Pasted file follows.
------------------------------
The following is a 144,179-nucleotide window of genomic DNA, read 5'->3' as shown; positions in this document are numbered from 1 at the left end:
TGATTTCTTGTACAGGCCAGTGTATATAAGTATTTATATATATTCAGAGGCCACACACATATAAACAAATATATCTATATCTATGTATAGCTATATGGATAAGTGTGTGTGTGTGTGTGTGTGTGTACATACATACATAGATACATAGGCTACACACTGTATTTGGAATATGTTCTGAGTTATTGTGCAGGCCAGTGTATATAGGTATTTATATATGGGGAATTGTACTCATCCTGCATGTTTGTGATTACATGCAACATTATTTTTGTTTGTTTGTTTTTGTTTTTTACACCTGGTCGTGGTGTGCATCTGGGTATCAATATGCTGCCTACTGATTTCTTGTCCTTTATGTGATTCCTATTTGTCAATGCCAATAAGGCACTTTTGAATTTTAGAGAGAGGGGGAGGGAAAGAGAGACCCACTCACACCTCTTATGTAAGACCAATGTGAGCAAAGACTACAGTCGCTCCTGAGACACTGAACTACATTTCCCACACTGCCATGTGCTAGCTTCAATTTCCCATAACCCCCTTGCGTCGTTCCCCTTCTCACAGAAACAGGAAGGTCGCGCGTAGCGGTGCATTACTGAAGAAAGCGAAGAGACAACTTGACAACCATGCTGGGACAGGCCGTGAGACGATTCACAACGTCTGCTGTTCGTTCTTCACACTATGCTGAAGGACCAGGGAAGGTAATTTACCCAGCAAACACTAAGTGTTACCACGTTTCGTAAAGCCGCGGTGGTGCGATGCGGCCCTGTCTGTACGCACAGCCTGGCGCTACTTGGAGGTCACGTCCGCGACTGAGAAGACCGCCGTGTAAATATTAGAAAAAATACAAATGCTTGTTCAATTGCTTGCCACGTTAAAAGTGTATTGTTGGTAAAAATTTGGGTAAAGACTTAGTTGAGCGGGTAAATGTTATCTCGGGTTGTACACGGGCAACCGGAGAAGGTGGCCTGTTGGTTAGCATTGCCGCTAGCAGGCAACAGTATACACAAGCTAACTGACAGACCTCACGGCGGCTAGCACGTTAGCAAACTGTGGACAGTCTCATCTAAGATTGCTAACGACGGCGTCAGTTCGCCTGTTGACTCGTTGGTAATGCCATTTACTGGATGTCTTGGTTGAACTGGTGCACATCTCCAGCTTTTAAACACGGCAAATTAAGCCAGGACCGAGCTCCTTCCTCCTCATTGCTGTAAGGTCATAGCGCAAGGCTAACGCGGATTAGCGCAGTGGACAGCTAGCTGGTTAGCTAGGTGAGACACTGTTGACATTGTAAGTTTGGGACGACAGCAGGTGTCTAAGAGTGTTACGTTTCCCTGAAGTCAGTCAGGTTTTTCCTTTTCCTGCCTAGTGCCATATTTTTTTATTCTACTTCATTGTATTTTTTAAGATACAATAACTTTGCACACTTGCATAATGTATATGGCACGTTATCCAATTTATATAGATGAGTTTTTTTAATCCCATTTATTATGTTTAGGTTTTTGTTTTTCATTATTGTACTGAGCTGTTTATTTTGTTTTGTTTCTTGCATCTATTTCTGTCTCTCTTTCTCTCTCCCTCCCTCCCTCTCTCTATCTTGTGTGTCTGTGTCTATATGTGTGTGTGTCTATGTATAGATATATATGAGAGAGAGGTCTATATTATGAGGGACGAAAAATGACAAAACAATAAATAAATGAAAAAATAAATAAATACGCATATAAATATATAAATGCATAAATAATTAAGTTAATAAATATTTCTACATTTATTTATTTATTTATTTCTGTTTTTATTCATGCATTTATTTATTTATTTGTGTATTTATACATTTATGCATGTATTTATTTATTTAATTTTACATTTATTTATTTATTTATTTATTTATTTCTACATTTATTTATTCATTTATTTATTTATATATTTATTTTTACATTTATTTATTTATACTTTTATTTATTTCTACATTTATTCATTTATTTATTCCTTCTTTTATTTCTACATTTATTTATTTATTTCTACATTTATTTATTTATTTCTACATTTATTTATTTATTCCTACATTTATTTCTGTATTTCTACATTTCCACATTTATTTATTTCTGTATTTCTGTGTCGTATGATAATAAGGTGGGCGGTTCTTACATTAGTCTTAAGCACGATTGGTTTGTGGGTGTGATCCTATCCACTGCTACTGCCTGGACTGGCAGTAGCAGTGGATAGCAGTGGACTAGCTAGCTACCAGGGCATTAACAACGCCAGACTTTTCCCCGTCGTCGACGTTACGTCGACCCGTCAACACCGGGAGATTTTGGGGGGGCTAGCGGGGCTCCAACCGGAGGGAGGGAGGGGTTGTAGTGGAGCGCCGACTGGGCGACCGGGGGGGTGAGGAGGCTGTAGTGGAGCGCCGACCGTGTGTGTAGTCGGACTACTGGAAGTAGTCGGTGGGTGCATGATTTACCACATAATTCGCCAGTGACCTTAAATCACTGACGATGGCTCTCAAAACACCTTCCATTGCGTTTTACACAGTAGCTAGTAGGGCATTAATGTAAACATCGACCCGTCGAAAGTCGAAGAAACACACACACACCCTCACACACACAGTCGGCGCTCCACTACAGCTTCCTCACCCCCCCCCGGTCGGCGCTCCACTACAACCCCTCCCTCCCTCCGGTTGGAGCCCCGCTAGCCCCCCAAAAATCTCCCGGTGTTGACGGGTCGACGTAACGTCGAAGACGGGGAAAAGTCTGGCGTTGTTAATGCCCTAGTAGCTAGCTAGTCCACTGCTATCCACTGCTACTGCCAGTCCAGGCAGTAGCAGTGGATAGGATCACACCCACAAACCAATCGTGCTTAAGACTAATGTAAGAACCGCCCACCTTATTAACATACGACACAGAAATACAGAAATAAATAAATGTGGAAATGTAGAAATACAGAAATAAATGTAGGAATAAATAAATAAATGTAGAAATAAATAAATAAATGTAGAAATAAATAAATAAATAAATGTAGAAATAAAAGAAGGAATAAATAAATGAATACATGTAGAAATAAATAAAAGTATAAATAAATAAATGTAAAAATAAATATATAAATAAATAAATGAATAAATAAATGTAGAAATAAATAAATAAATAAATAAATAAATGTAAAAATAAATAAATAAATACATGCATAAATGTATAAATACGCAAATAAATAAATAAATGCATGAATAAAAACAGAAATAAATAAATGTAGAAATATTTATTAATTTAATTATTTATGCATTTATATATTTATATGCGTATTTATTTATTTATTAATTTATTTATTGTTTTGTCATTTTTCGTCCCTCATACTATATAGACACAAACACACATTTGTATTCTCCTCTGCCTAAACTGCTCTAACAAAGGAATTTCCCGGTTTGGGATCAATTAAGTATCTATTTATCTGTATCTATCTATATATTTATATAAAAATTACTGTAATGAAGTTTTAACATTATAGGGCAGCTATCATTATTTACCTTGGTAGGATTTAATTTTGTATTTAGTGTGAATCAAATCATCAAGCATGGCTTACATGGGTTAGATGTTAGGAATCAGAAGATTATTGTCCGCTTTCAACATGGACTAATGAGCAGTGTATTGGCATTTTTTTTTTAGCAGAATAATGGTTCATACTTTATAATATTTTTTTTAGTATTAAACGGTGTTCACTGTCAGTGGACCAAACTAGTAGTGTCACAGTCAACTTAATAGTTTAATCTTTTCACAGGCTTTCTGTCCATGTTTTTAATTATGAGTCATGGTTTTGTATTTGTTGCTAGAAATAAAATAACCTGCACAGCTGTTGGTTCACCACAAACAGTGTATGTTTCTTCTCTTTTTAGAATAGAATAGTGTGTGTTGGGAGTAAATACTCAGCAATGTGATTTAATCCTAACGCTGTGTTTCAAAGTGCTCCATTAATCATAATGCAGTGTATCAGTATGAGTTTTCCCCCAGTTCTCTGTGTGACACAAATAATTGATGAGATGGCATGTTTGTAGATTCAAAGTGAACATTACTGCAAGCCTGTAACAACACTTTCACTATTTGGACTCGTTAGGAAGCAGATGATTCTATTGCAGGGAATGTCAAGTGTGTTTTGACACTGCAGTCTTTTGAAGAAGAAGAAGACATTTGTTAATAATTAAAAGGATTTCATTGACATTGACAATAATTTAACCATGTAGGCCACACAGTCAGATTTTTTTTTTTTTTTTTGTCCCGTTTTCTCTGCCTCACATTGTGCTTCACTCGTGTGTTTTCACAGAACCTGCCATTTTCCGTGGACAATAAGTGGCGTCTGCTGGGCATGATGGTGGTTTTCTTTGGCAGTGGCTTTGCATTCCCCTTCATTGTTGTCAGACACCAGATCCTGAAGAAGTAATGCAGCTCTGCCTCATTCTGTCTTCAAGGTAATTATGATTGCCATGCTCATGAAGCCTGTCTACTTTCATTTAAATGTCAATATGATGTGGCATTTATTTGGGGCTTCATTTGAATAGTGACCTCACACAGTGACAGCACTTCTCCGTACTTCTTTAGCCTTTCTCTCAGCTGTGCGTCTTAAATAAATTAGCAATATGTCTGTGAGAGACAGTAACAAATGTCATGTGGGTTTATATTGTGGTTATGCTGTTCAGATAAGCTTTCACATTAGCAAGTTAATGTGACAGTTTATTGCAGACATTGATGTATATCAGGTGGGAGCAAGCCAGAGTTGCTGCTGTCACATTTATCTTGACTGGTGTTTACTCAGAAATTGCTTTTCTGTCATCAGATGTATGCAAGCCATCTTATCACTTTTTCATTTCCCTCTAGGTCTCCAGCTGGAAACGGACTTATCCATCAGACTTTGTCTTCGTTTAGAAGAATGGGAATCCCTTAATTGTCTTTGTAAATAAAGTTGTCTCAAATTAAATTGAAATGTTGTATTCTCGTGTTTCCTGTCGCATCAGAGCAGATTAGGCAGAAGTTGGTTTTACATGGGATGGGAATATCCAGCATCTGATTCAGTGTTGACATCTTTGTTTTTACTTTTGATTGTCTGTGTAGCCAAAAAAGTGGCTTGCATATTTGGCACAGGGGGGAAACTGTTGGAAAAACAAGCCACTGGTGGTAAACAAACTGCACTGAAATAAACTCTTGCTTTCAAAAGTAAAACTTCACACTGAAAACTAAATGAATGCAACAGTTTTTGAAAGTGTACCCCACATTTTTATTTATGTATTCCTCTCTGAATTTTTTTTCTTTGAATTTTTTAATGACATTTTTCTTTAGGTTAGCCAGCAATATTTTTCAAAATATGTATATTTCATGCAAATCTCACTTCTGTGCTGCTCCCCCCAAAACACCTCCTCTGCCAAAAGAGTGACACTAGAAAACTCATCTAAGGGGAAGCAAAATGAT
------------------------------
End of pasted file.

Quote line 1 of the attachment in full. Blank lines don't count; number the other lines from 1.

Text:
The following is a 144,179-nucleotide window of genomic DNA, read 5'->3' as shown; positions in this document are numbered from 1 at the left end: